Work: The Four Seasons: Spring
About This Work
This Concerto is the first of four in what is probably Vivaldi's most popular effort, The Four Seasons. Cast in three movements, theConcerto in E major is subtitled "Spring" and, like its three siblings, was inspired by an Italian sonnet,
whose colorful pastoral scenes and events the composer depicts in his wonderfully imaginative music.
The opening movement's main theme is so familiar as to have reached well beyond the boundaries of classical music to attain popularity with the man and woman on the street. Marked Allegro, the music bounces along joyfully in the strings, the solo violin soon joining in to depict the chirping of birds and other pastoral sounds. The music brims with spirited joy here, but is suddenly interrupted by a violent trill -- a storm. It is short lived, however, and the mood returns to the gaiety of the opening music.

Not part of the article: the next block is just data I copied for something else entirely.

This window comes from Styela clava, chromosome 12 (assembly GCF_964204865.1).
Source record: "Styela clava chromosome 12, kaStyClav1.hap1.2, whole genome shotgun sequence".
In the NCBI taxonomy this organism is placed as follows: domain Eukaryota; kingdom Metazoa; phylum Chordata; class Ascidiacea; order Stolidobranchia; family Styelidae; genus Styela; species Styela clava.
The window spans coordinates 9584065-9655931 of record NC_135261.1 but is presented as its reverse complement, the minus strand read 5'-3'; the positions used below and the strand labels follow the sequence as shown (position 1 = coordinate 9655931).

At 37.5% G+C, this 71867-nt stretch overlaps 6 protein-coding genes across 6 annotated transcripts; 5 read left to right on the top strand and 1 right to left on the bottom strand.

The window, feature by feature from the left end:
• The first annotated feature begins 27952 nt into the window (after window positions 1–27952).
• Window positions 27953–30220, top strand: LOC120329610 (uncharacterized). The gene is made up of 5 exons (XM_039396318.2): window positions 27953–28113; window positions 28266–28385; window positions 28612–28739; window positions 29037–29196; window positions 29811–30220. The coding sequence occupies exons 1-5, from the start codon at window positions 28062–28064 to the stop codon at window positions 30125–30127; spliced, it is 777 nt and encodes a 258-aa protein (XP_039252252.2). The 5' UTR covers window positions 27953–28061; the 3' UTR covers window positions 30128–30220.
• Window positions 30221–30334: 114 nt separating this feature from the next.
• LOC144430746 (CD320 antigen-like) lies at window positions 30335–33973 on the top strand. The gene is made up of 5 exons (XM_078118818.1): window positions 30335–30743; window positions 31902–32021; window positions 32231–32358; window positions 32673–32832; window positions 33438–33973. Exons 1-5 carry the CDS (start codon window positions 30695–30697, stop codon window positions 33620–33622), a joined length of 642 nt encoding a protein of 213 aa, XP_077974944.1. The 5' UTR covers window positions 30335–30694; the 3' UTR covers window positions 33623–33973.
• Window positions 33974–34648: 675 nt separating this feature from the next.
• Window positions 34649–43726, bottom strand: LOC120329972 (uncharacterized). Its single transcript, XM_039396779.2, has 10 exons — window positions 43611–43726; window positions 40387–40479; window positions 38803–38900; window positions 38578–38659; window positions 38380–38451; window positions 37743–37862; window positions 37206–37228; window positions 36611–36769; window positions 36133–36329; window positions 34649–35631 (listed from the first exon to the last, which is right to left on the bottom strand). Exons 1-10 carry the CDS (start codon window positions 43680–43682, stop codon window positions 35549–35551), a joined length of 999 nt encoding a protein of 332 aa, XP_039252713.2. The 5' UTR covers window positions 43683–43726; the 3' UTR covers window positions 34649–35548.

The second movement, marked Largo e pianissimo sempre, is tranquil and dreamy, the soothing, though wistful music depicting a goatherder sleeping peacefully, his dog attending him amid the gentle rustling of nearby plants and leaves. Vivaldi's strings quiver and murmur here, imparting a rich nocturnal atmosphere, while mesmerizing the ear with lovely lyrical sounds. The finale, marked Danza pastorale: Allegro, begins in a lively, bright manner, Vivaldi imaginatively bringing to life the festive scene of shepherds and nymphs dancing at the onset of spring. While the music here recalls the mood in the opening movement, it is a bit less vigorous, at times turning somewhat reflective, especially in the interior portions and the ending. Still, the overall character exudes a sense of both spirited cheer and pastoral calm.
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